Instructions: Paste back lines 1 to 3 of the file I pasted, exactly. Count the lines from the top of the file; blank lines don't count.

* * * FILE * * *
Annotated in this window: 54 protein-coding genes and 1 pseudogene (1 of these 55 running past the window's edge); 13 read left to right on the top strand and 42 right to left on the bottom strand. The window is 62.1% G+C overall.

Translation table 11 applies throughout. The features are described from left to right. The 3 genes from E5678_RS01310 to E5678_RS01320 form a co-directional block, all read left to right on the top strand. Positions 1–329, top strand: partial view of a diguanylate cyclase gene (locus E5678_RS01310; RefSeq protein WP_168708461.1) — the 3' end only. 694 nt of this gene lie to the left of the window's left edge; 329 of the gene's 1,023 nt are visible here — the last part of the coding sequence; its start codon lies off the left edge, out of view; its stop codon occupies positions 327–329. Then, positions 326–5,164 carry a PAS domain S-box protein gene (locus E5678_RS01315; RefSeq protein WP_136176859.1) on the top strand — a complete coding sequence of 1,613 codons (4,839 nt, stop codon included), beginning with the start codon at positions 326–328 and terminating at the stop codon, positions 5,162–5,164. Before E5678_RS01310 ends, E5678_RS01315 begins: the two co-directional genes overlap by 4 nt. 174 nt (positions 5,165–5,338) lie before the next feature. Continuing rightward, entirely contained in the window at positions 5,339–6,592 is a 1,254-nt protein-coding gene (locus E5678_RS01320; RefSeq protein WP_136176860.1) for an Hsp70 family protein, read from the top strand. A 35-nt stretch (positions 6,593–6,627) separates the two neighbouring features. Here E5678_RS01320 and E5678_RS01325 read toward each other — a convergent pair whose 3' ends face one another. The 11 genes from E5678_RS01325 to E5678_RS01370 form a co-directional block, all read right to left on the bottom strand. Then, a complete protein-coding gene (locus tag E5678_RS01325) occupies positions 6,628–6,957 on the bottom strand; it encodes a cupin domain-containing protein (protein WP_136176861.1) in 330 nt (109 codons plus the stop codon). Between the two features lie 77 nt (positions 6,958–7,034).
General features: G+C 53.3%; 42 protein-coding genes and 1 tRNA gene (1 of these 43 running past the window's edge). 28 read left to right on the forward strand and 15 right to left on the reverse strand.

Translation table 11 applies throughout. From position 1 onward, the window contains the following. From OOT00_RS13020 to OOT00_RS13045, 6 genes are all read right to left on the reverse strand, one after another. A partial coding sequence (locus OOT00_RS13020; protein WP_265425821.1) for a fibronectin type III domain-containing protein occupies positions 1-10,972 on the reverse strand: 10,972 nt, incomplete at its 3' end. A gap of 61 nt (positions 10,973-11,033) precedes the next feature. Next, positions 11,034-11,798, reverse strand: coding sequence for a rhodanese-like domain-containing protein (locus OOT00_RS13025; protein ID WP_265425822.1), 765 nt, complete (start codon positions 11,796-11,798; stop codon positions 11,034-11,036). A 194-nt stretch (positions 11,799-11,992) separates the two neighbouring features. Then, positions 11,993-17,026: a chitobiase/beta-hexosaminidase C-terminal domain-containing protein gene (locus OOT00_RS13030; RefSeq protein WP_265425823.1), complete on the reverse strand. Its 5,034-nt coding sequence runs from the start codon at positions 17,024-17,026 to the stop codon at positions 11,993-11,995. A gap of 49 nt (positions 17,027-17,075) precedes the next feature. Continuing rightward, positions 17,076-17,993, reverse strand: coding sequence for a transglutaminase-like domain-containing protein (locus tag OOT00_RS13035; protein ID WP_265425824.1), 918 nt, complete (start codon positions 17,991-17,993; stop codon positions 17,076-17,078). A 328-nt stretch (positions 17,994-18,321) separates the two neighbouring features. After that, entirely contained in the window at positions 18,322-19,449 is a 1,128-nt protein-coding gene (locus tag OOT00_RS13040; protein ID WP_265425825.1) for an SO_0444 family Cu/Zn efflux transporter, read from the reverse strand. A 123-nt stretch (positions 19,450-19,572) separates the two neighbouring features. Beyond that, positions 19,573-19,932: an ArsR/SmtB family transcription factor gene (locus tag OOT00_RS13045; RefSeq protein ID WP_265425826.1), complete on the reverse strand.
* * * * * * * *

Annotated in this window: 54 protein-coding genes and 1 pseudogene (1 of these 55 running past the window's edge); 13 read left to right on the top strand and 42 right to left on the bottom strand. The window is 62.1% G+C overall.

Translation table 11 applies throughout. The features are described from left to right. The 3 genes from E5678_RS01310 to E5678_RS01320 form a co-directional block, all read left to right on the top strand. Positions 1–329, top strand: partial view of a diguanylate cyclase gene (locus E5678_RS01310; RefSeq protein WP_168708461.1) — the 3' end only. 694 nt of this gene lie to the left of the window's left edge; 329 of the gene's 1,023 nt are visible here — the last part of the coding sequence; its start codon lies off the left edge, out of view; its stop codon occupies positions 327–329. Then, positions 326–5,164 carry a PAS domain S-box protein gene (locus E5678_RS01315; RefSeq protein WP_136176859.1) on the top strand — a complete coding sequence of 1,613 codons (4,839 nt, stop codon included), beginning with the start codon at positions 326–328 and terminating at the stop codon, positions 5,162–5,164. Before E5678_RS01310 ends, E5678_RS01315 begins: the two co-directional genes overlap by 4 nt. 174 nt (positions 5,165–5,338) lie before the next feature. Continuing rightward, entirely contained in the window at positions 5,339–6,592 is a 1,254-nt protein-coding gene (locus E5678_RS01320; RefSeq protein WP_136176860.1) for an Hsp70 family protein, read from the top strand. A 35-nt stretch (positions 6,593–6,627) separates the two neighbouring features. Here E5678_RS01320 and E5678_RS01325 read toward each other — a convergent pair whose 3' ends face one another. The 11 genes from E5678_RS01325 to E5678_RS01370 form a co-directional block, all read right to left on the bottom strand. Then, a complete protein-coding gene (locus tag E5678_RS01325) occupies positions 6,628–6,957 on the bottom strand; it encodes a cupin domain-containing protein (protein WP_136176861.1) in 330 nt (109 codons plus the stop codon). Between the two features lie 77 nt (positions 6,958–7,034).
General features: G+C 53.3%; 42 protein-coding genes and 1 tRNA gene (1 of these 43 running past the window's edge). 28 read left to right on the forward strand and 15 right to left on the reverse strand.